What Type of Commercial Vehicle Is Best for Your Business?

When your business relies on commercial vehicles to operate, choosing the right make and model is really a matter of choosing between success and failure.

When your business relies on commercial vehicles to operate, choosing the right make and model is really a matter of choosing between success and failure. While you may be able to get the job done with a less than perfect fleet, vehicles that are too small or too costly to manage only deter your business’s growth. Choosing the right commercial vehicle is an investment in your future success. It’s a matter of saving money today, reducing wasted expenses tomorrow and maximizing output for the greatest operational efficiency.

What You Should Consider

Before you buy, make sure you have carefully considered the needs of your operations as well as your customers. It’s not just about choosing the most affordable vehicles to purchase or lease. You also have to consider the incremental costs, or how much it will run you to maintain each vehicle while it’s in your possession. Fuel, maintenance, insurance and repairs all add up, and the more demanding a vehicle is, the more it will cost to own. Incremental cost should also be weighed against a model’s projected depreciation. The minute you drive a car off the dealer’s lot, it drops in value. Will you ever be able to recoup the amount you invest in a vehicle? There will always be a loss, but it should never outweigh your gain.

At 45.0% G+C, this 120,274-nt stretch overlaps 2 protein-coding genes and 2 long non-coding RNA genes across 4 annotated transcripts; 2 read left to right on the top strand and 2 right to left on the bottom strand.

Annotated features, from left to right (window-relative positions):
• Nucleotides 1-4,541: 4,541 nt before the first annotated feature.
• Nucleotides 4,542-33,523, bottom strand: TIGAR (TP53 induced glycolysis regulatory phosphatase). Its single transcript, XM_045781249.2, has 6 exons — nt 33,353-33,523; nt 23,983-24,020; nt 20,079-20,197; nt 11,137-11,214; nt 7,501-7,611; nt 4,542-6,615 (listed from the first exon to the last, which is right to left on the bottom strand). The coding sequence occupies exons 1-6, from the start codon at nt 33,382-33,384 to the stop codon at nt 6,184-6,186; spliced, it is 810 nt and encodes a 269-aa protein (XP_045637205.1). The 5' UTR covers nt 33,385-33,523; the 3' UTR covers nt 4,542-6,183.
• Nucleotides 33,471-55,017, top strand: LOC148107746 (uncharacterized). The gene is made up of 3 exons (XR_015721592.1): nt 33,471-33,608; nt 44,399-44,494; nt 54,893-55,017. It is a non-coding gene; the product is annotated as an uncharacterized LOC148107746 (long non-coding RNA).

Identify Your Payload Capacity

Your payload is how much weight you need a vehicle to transport to fulfill its duties. Overloading a car that is not designed to haul large cargo can result in faster wear and tear, more repairs and greater fuel consumption. This means you shouldn’t opt for an SUV when you really need a truck or a van. When calculating your payload, you should also take prospective cars’ gross vehicle weight rating (GVWR) into consideration. The GVWR is the largest amount that a car can legally handle, including your payload, driver, passengers and any equipment.

Prioritize Safety

Which models have the greatest safety ratings? How did they perform in crash tests? Can they be easily equipped with additional safety features that lower insurance premiums and protect drivers? You might consider investing in some AI dash cams along with your new vehicles. These are video-driven, real-time devices that monitor drivers’ performance and provide you with critical event records to prevent lawsuits and receive greater compensation for insurance claims.

Explore Both Used and New Options

While newer vehicles come with a higher initial price tag, they do cost less to operate and maintain their first few years. One of the considerations when shopping for a used car is that second-hand models may be more affordable upfront, but they may break down sooner or have hidden repair needs that cost you more in the long run. You should consider each option in line with your budget. If you operate a small business, then there are many used commercial vehicles in great condition that can save you a lot on your initial investment.

Contemplate Insurance Costs

Depending on your industry, the size of your fleet and the type of cars you own, insurance premiums will vary. Get multiple quotes before you commit to any lender; comparison shopping can save you up to 50% on car insurance, especially if you ask about any available discounts.

Will Hopstetter
Will is an automotive market enthusiast living in the United Kingdom. He holds a diverse background in automotive and enjoys utilizing that to produce insights into the inner workings of the industry.